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James Turrell’s “Meeting” at MoMA PS1 (image via @jenist/Twitter)

A Long Island City development project’s scaffolding has slowly crept into the skyspace of James Turrell’s New York installation, “Meeting” (1980–86) at MoMA PS1. Excising an aperture from the museum’s ceiling, the Light and Space pioneer’s project is framed by undulating LEDs that focus viewers on the atmosphere’s shifting color palette from dawn to dusk. It’s likely that the visionary artist’s goal was to have museumgoers meditate on the sky’s aesthetic qualities, and not the Queens’ neighborhood’s shifting skyline.

But thanks to the borough’s rapid gentrification, Turrell must confront new and unforeseen challenges that threaten his work’s purity. Such intrusions weren’t likely on his mind when he started building “Meeting,” according to Craig Adcock, a professor of art history at the University of Iowa who wrote the book James Turrell: The Art of Light and Space.

“It might have been a distant worry,” he tells Gothamist. “Of course, having a high-rise visible there through the ceiling and aperture will ruin it. It won’t work properly if there’s a building with lights up that’s visible.”

In a statement, a spokesperson for MoMA PS1 noted that the currently visible scaffolding will not be visible when the building is complete, mediating fears that the sky pollution is here to stay.

The artist has yet to comment on the unfolding situation at the museum.

Ironically, the skyscraper intruding into Turrell’s workspace belongs to the same luxury development project that bulldozed the much-beloved graffiti citadel 5Pointz in 2014. Located across the street from MoMA PS1 at 22–44 Jackson Avenue, the new building complex began construction in 2015 and is expected to house 1,115 units total (including 223 affordable housing units) when finished. Last year, a federal judge ordered the real estate developer Jerry Wolkoff to pay $6.7 million to artists whose work was lost when he whitewashed 5Pointz’s walls in 2013. (In 2016, the project also suffered a series of protests when Wolkoff reneged on his promise to use union labor at the site.)

This is not the first time one of Turrell’s Skyspace installations suffered from nearby construction projects. As Hyperallergic reported in 2013, the Nasher Sculpture Center in Dallas, Texas experienced a similar issue when a luxury condo named the Museum Tower became visible within the artist’s “Tending, (Blue)” (2003). A redesign in 2007 made the tower stand twice as high as originally planned. Turrell declared the work “destroyed,” and created a new design for the space that wouldn’t have the Museum Tower in view. As with finding a solution to the MoMA PS1 issue, those plans have yet to materialize.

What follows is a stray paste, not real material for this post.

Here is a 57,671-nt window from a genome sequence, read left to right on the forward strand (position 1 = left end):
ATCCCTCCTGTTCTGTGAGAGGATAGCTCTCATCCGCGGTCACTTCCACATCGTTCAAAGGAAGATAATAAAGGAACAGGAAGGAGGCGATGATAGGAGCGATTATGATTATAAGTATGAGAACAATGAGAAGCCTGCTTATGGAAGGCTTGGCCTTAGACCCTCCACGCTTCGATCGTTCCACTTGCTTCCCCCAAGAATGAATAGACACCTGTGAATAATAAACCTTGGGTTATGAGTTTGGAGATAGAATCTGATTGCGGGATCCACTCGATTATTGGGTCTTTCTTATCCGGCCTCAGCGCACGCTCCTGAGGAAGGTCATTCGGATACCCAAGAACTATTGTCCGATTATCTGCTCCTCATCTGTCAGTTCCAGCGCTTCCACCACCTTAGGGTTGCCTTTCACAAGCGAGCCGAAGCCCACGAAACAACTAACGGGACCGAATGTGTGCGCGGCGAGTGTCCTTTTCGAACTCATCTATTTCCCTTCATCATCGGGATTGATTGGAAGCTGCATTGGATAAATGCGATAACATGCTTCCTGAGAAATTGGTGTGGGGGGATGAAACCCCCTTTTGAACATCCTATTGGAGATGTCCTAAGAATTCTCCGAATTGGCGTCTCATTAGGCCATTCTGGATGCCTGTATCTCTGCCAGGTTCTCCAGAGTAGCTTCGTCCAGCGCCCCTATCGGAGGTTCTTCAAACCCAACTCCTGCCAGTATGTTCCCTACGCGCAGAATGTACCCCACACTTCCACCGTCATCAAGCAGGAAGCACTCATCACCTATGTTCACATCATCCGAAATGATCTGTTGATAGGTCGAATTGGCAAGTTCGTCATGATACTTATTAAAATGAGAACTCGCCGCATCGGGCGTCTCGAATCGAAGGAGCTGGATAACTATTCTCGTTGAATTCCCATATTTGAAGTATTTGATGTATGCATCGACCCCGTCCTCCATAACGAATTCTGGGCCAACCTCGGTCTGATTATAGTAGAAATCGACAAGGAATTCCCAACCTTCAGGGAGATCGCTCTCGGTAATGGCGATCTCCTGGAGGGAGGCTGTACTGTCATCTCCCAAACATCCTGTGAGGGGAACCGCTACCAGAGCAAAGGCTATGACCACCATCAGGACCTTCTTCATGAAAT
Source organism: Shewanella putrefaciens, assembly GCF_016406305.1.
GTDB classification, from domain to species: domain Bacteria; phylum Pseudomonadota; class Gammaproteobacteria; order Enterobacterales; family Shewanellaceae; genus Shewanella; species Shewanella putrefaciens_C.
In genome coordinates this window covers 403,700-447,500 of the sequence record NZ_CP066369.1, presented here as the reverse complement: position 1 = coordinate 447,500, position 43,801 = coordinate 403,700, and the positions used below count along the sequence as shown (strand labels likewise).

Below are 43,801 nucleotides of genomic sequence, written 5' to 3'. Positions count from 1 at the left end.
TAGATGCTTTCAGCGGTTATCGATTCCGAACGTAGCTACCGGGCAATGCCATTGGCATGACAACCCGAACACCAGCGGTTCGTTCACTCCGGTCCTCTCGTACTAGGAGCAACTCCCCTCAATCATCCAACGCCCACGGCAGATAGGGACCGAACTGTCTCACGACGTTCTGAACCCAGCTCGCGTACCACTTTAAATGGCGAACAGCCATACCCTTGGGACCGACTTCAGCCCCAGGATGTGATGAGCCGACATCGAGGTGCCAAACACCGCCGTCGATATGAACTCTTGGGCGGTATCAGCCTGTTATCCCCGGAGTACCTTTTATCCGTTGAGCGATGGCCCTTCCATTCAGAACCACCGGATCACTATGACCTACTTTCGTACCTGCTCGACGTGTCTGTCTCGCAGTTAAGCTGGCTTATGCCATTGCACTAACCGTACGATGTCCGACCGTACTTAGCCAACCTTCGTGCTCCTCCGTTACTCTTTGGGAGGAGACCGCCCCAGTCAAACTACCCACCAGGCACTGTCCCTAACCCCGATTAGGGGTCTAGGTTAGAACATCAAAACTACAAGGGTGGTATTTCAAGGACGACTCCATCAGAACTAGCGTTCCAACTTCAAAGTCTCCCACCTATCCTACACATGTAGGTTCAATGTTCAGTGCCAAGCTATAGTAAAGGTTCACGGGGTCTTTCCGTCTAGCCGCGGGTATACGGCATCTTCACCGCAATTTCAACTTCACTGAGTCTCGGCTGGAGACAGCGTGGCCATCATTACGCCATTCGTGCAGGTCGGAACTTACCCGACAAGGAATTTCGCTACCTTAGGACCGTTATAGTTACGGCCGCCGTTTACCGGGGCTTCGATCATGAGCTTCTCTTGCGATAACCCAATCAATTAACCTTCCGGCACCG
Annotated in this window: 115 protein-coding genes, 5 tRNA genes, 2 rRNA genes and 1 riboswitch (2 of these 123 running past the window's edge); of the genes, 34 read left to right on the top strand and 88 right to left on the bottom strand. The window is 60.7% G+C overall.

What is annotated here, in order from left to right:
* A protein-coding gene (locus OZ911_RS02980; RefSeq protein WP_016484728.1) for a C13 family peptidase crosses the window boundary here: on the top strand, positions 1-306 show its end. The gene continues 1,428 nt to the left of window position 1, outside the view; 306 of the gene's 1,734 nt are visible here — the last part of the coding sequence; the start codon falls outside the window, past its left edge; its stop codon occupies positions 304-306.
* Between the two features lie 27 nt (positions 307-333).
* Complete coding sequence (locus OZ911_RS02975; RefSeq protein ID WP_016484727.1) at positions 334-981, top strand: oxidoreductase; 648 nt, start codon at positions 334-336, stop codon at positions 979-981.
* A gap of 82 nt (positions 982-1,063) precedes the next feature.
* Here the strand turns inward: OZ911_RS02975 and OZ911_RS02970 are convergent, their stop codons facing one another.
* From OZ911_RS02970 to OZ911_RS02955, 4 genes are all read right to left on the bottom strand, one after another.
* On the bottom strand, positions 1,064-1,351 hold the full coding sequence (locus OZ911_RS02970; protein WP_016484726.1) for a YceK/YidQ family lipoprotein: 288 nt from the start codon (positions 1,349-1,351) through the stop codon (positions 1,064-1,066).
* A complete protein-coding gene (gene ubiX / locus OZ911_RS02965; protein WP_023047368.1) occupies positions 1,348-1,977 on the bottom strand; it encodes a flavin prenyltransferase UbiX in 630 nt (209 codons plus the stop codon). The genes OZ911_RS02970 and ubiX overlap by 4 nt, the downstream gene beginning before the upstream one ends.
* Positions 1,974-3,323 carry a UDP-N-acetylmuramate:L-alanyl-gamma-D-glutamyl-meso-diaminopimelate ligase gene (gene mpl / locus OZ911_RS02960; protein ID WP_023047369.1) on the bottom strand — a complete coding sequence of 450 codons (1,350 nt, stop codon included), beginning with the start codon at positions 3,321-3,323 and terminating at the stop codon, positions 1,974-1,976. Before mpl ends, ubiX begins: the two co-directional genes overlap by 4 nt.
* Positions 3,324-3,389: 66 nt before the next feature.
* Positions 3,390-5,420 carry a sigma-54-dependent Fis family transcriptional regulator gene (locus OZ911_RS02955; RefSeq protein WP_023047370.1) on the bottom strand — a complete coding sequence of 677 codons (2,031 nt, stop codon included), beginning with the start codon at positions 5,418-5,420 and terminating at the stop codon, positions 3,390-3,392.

Zachary Small

Zachary Small was the senior writer at Hyperallergic and has written for The New York Times, The Financial Times, The Nation, The Times Literary Supplement, Artforum, and other publications. They have also appeared on WNYC. They tweet and instagram...

17 replies on “James Turrell’s Famous MoMA PS1 Skyspace Interrupted by Neighboring Luxury Condo Development”

  1. I suspect many aircraft have encroached on Mr. Terrell’s Skyspace installations. Would an art patron be patient enough today to wait for it to pass?

    1. Aircrafts, however, are part of the constant changing visual identity of the sky. I don’t believe he intended to keep it free of clouds either.

      1. The person just have to move forward 2 feet and take an other photo without the new bldg (better take their shoes off to lower their body) ;-))

  2. Just have James Turrell’s newest and most gauche patrons, Kanye and Kim Kardashian. buy the skyscraper and tear it down.

  3. When I was there it looked like it was only scaffolding that was in view, and that the building just sneaks out of site lines, so it’ll probably be fine by the time the building is done?

  4. Mmm ….bugs, birds, planes, clouds and even trash fly over too. This entire situation reminds me of visiting the P. Bruegel exhibit in Vienna recently. It was impossible to enjoy, appreciate or even see the art without an endless parade passing between it and my eyes . . . so it became part of the experience . . . and maybe part of the context of the art too.

  5. Art doesn’t belong in a museum. If designed and created to go there, it has to fend for itself and gets what it deserves.

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